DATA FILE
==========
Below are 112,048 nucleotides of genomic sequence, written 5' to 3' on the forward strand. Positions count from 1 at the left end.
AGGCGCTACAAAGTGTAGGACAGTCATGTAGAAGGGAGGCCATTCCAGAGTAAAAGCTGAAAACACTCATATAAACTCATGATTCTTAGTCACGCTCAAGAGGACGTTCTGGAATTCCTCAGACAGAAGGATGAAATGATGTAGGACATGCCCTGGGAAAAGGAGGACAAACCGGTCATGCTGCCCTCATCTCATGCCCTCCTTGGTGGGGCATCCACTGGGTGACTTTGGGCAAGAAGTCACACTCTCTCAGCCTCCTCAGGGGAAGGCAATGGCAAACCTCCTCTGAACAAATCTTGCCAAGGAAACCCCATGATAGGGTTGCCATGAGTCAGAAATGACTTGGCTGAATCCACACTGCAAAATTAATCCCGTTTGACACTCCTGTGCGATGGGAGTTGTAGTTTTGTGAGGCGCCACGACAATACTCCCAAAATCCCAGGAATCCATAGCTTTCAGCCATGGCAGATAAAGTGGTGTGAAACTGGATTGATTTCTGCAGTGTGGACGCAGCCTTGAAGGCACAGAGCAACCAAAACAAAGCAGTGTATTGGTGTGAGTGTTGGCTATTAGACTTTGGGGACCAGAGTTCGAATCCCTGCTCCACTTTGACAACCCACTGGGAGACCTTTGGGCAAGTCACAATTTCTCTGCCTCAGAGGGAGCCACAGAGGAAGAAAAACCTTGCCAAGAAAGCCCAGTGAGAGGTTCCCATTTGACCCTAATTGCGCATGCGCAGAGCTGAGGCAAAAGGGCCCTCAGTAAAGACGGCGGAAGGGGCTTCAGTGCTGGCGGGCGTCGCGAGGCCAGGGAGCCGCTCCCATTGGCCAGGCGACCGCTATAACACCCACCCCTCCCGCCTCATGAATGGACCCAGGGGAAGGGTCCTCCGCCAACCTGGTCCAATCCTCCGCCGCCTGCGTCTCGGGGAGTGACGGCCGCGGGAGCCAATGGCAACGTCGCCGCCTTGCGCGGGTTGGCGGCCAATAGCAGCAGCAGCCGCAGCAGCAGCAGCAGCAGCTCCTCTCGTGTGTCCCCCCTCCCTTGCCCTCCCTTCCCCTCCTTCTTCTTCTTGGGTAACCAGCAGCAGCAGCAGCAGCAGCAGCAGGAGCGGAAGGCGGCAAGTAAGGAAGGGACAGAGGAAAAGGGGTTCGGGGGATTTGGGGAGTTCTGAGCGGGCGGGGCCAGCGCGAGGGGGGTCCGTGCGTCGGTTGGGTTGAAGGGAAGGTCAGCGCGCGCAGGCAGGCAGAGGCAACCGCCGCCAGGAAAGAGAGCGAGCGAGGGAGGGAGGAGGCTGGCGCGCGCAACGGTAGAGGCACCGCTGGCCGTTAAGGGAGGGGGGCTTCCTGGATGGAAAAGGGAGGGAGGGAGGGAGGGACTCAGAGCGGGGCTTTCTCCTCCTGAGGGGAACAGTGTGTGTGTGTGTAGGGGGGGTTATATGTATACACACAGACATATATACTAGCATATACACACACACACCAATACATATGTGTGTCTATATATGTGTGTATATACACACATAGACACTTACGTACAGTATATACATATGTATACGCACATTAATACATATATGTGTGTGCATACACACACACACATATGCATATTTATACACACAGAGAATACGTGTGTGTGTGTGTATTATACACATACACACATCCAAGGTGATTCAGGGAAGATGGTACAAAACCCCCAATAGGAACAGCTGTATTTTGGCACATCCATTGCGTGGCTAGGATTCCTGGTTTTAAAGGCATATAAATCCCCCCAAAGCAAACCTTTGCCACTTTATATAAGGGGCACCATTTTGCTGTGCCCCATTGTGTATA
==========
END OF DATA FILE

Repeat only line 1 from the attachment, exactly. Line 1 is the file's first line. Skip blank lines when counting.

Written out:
Below are 112,048 nucleotides of genomic sequence, written 5' to 3' on the forward strand. Positions count from 1 at the left end.